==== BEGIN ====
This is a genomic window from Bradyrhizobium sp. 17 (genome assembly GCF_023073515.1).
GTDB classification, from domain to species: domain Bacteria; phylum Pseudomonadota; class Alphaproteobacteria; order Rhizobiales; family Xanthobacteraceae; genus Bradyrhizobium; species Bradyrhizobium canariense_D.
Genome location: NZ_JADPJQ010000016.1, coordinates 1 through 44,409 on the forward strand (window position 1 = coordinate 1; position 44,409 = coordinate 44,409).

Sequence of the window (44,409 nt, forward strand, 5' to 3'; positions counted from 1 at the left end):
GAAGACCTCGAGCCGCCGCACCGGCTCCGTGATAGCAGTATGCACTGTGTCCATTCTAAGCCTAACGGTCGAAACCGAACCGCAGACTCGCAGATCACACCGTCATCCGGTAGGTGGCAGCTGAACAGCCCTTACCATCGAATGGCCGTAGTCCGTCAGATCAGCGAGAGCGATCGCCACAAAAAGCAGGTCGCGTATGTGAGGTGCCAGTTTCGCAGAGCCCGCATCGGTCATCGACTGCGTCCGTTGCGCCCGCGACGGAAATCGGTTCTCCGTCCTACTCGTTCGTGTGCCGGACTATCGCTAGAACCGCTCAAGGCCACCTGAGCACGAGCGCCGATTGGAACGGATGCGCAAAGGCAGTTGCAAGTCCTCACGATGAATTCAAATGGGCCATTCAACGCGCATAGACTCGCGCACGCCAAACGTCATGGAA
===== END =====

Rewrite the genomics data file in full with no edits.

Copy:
This is a genomic window from Bradyrhizobium sp. 17 (genome assembly GCF_023073515.1).
GTDB classification, from domain to species: domain Bacteria; phylum Pseudomonadota; class Alphaproteobacteria; order Rhizobiales; family Xanthobacteraceae; genus Bradyrhizobium; species Bradyrhizobium canariense_D.
Genome location: NZ_JADPJQ010000016.1, coordinates 1 through 44,409 on the forward strand (window position 1 = coordinate 1; position 44,409 = coordinate 44,409).

Sequence of the window (44,409 nt, forward strand, 5' to 3'; positions counted from 1 at the left end):
GAAGACCTCGAGCCGCCGCACCGGCTCCGTGATAGCAGTATGCACTGTGTCCATTCTAAGCCTAACGGTCGAAACCGAACCGCAGACTCGCAGATCACACCGTCATCCGGTAGGTGGCAGCTGAACAGCCCTTACCATCGAATGGCCGTAGTCCGTCAGATCAGCGAGAGCGATCGCCACAAAAAGCAGGTCGCGTATGTGAGGTGCCAGTTTCGCAGAGCCCGCATCGGTCATCGACTGCGTCCGTTGCGCCCGCGACGGAAATCGGTTCTCCGTCCTACTCGTTCGTGTGCCGGACTATCGCTAGAACCGCTCAAGGCCACCTGAGCACGAGCGCCGATTGGAACGGATGCGCAAAGGCAGTTGCAAGTCCTCACGATGAATTCAAATGGGCCATTCAACGCGCATAGACTCGCGCACGCCAAACGTCATGGAA